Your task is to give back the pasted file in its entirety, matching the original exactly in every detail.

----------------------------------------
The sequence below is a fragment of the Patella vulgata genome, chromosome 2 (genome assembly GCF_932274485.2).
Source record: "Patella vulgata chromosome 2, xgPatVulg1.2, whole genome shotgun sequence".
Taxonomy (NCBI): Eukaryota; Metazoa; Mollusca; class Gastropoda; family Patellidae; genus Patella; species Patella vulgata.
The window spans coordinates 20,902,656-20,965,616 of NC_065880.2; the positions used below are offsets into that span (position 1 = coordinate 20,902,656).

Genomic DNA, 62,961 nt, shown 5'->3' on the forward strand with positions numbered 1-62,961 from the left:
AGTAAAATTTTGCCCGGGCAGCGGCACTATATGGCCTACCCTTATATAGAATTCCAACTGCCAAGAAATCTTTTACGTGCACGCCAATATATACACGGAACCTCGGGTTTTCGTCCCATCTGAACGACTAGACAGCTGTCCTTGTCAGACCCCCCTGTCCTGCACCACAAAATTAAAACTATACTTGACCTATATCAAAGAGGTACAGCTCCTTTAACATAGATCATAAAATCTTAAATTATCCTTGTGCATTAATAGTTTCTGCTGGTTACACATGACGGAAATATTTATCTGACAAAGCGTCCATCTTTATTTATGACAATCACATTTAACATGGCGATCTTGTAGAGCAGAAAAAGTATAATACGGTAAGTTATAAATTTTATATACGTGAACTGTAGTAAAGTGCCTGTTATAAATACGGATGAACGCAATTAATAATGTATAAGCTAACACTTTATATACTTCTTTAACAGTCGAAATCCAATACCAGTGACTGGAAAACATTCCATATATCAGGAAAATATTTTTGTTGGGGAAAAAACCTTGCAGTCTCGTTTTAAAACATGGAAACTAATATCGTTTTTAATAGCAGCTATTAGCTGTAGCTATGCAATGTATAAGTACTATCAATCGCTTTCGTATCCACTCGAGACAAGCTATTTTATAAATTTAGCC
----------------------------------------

The sequence below is a fragment of the Patella vulgata genome, chromosome 2 (genome assembly GCF_932274485.2).
Source record: "Patella vulgata chromosome 2, xgPatVulg1.2, whole genome shotgun sequence".
Taxonomy (NCBI): Eukaryota; Metazoa; Mollusca; class Gastropoda; family Patellidae; genus Patella; species Patella vulgata.
The window spans coordinates 20,902,656-20,965,616 of NC_065880.2; the positions used below are offsets into that span (position 1 = coordinate 20,902,656).

Genomic DNA, 62,961 nt, shown 5'->3' on the forward strand with positions numbered 1-62,961 from the left:
AGTAAAATTTTGCCCGGGCAGCGGCACTATATGGCCTACCCTTATATAGAATTCCAACTGCCAAGAAATCTTTTACGTGCACGCCAATATATACACGGAACCTCGGGTTTTCGTCCCATCTGAACGACTAGACAGCTGTCCTTGTCAGACCCCCCTGTCCTGCACCACAAAATTAAAACTATACTTGACCTATATCAAAGAGGTACAGCTCCTTTAACATAGATCATAAAATCTTAAATTATCCTTGTGCATTAATAGTTTCTGCTGGTTACACATGACGGAAATATTTATCTGACAAAGCGTCCATCTTTATTTATGACAATCACATTTAACATGGCGATCTTGTAGAGCAGAAAAAGTATAATACGGTAAGTTATAAATTTTATATACGTGAACTGTAGTAAAGTGCCTGTTATAAATACGGATGAACGCAATTAATAATGTATAAGCTAACACTTTATATACTTCTTTAACAGTCGAAATCCAATACCAGTGACTGGAAAACATTCCATATATCAGGAAAATATTTTTGTTGGGGAAAAAACCTTGCAGTCTCGTTTTAAAACATGGAAACTAATATCGTTTTTAATAGCAGCTATTAGCTGTAGCTATGCAATGTATAAGTACTATCAATCGCTTTCGTATCCACTCGAGACAAGCTATTTTATAAATTTAGCC